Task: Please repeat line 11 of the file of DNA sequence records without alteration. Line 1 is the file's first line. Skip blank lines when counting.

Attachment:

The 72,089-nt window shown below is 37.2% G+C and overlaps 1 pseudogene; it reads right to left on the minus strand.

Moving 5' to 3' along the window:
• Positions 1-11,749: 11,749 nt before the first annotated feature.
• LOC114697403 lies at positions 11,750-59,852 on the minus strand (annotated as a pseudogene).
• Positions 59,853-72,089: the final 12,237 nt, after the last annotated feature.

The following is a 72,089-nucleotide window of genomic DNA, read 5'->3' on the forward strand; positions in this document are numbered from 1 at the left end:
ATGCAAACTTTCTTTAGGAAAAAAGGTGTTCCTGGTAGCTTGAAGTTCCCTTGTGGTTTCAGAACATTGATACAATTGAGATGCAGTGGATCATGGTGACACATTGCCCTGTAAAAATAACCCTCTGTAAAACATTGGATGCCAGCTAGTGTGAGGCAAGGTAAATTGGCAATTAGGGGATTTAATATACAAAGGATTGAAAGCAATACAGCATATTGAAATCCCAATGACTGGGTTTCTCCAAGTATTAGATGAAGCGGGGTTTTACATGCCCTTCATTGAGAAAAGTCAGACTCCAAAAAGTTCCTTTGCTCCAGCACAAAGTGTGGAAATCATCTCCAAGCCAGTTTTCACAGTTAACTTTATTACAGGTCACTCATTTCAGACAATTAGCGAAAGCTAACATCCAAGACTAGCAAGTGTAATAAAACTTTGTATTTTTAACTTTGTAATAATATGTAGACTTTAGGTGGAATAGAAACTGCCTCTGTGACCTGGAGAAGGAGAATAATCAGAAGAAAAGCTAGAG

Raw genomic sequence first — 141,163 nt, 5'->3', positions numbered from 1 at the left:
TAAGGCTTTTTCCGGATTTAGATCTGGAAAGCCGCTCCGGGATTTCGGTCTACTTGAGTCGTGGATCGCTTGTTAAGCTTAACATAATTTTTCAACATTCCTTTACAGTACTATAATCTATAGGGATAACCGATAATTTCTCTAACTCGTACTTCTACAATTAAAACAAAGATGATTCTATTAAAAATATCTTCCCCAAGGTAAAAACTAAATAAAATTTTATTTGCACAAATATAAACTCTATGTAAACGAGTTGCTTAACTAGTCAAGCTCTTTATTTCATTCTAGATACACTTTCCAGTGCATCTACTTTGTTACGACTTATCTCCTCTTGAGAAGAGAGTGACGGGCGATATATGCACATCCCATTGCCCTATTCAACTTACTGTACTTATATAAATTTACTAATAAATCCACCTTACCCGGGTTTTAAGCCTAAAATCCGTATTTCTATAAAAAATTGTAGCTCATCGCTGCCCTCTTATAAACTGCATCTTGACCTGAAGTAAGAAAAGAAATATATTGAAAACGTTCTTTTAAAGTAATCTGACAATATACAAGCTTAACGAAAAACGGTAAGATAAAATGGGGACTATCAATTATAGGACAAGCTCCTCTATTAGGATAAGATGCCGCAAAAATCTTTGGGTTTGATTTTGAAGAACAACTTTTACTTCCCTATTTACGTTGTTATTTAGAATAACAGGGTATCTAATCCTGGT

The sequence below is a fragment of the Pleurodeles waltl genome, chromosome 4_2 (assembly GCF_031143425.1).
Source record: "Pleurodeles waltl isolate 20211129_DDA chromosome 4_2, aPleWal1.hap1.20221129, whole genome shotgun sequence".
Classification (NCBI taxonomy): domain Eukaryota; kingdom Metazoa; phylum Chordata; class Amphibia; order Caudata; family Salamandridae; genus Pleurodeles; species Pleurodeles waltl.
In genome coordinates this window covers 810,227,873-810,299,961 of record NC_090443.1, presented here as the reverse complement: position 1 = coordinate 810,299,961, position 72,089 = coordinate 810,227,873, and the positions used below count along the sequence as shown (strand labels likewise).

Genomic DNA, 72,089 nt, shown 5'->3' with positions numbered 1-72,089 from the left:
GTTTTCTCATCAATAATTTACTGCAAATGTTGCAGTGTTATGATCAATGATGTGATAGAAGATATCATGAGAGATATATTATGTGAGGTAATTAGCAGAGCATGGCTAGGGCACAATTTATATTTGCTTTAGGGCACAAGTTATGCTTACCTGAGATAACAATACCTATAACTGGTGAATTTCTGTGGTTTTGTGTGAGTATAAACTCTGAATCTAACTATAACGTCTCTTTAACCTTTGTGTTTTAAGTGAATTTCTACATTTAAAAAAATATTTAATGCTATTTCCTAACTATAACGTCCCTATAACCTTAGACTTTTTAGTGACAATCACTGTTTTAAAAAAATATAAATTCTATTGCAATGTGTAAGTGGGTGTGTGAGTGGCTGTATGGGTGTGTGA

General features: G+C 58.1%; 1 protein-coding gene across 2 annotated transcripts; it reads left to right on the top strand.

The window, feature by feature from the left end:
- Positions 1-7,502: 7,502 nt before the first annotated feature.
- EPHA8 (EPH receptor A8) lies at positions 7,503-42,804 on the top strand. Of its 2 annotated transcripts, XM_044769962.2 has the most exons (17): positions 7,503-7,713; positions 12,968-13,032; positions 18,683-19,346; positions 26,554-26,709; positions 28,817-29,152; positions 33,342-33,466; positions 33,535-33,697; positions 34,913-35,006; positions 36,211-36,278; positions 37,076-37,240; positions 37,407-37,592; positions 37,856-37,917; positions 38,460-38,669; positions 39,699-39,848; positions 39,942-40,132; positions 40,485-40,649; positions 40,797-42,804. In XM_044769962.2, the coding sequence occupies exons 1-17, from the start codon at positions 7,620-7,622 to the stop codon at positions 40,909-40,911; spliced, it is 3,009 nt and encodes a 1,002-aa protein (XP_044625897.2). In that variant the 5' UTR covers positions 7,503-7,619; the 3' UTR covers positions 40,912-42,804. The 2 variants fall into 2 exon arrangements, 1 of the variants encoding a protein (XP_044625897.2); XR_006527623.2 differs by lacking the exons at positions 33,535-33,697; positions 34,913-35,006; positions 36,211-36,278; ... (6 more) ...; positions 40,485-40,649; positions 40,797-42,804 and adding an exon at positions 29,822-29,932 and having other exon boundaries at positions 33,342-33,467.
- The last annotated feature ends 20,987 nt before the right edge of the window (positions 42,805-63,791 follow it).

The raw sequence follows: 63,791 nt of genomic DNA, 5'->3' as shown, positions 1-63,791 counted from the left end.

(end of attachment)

Source record: "Pleurodeles waltl isolate 20211129_DDA chromosome 4_2, aPleWal1.hap1.20221129, whole genome shotgun sequence".